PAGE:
This relationship is so carefully detailed, and genuinely sweet, that the climax of the film necessarily feels like an afterthought, less a climax to the story than a necessary denouement to wrap up the conflict of the film. And perhaps this is a failing — I’m not sure that the fantastic should feel tacked on in a film about the fantastic. But, then, in this story, the most extraordinary thing is a friendship between two characters who are superficially so different, and yet discover so much in common. No golem is going to feel more amazing, or more important, than that.

Irish-American Symbols: The Winged Fist

The winged fist of the Irish American Athletic Club.

The winged fist of the Irish American Athletic Club.

There was once an organization called the Irish American Athletic Club, and, if you know a bit about Irish-American history, you probably have heard of it. It was an amateur athletic club based in Queens, NY, that bought farmland near Calvary Cemetery and built a sports facility there called Celtic Park, which formally opened in 1901.

The logo was reportedly inspired by, and meant to subtly mock, the logo of the New York Athletic Club, which was the winged foot of Mercury.
If you’ve heard of the organization, you’ve probably heard of it because it was responsible for a group called, unflatteringly and probably never to their face, the Irish Whales. This was a large group of athletes who were oversized, both in accomplishment and sometimes in physique. Among them was Martin Sheridan, who hailed from my ancestral town of Bohola, Ireland, and was a five time Olympic Gold Medalist, taking home nine total Olympic medals, and probably would have continued to dominate amateur sports had he not been an early victim of the 1918 Flu pandemic.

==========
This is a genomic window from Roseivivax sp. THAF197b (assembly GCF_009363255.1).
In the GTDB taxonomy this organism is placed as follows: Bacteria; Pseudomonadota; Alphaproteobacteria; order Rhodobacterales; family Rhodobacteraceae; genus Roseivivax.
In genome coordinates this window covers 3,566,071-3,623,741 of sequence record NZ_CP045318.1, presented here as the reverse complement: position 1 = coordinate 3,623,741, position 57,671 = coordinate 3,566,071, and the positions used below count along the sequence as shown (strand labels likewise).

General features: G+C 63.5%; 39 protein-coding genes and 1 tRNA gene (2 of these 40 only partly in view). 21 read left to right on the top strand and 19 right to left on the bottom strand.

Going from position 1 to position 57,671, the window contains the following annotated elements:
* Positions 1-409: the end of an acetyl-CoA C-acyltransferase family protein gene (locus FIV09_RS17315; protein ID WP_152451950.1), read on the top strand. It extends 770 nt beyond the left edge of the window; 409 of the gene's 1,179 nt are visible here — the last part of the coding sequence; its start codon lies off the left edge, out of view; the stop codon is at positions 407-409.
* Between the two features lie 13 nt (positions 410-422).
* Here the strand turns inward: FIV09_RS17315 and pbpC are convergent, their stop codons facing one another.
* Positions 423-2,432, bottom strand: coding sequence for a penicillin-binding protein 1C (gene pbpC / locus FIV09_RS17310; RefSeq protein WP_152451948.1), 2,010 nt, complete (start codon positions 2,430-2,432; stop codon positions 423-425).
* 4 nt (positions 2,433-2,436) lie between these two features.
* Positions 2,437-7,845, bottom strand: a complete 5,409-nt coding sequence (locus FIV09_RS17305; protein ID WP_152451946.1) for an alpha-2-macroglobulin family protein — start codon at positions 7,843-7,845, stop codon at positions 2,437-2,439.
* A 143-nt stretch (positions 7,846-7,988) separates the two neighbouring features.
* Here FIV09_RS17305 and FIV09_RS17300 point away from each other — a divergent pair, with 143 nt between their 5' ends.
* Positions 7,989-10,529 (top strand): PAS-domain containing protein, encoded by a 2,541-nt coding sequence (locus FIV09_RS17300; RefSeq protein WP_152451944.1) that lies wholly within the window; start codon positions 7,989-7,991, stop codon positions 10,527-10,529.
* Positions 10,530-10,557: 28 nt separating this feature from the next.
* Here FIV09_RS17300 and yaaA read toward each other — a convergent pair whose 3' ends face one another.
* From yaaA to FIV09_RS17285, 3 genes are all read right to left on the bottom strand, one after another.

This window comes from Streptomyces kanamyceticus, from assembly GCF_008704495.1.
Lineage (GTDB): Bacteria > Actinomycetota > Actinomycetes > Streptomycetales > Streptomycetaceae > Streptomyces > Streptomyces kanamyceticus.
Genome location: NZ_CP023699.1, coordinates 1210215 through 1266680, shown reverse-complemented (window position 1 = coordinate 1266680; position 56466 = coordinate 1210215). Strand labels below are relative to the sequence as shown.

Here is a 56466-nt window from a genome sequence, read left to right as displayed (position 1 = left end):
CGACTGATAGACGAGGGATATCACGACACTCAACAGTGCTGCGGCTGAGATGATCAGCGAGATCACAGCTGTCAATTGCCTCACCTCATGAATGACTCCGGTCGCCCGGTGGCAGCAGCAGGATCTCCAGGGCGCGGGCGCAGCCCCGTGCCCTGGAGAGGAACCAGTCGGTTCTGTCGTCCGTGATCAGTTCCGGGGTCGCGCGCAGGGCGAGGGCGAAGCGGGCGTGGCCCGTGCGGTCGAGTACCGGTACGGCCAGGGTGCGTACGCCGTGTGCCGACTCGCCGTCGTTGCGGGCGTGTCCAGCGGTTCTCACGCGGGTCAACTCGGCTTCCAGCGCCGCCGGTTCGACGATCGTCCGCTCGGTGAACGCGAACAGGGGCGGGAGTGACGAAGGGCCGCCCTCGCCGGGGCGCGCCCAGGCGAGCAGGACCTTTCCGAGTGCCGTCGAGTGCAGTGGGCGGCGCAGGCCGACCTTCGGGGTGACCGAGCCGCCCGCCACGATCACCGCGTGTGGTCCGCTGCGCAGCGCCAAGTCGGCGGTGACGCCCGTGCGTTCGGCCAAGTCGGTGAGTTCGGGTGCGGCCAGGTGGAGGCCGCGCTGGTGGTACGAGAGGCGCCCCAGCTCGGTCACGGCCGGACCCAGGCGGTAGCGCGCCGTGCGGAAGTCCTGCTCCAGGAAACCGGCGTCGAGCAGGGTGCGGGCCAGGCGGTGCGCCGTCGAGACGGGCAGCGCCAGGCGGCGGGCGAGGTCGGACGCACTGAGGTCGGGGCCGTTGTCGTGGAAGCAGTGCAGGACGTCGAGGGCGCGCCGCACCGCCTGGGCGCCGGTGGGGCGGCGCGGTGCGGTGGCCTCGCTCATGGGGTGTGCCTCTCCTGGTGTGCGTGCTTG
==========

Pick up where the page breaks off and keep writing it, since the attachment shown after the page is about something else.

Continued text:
The Irish Whales are collectively a fascinating group and worth their own series of entries, which I may return to later. But first I want to discuss the IAAC, and, in particular, it’s terrific logo, which you can see in the program at the top of this page: It is a winged fist emerging from clouds bearing the words “Láim Láidir Abú,” or, roughly translated, “a strong hand will be victorious” or “strong hand forever.” American flags emerge from either side of the motto, and the wings have shamrocks emblazoned on them.

It’s marvelous. I can’t think of an Irish-American logo that would look better on the back of a biker jacket or as a tattoo on a flexed bicep. The logo was reportedly inspired by, and meant to subtly mock, the logo of the New York Athletic Club, which was the winged foot of Mercury.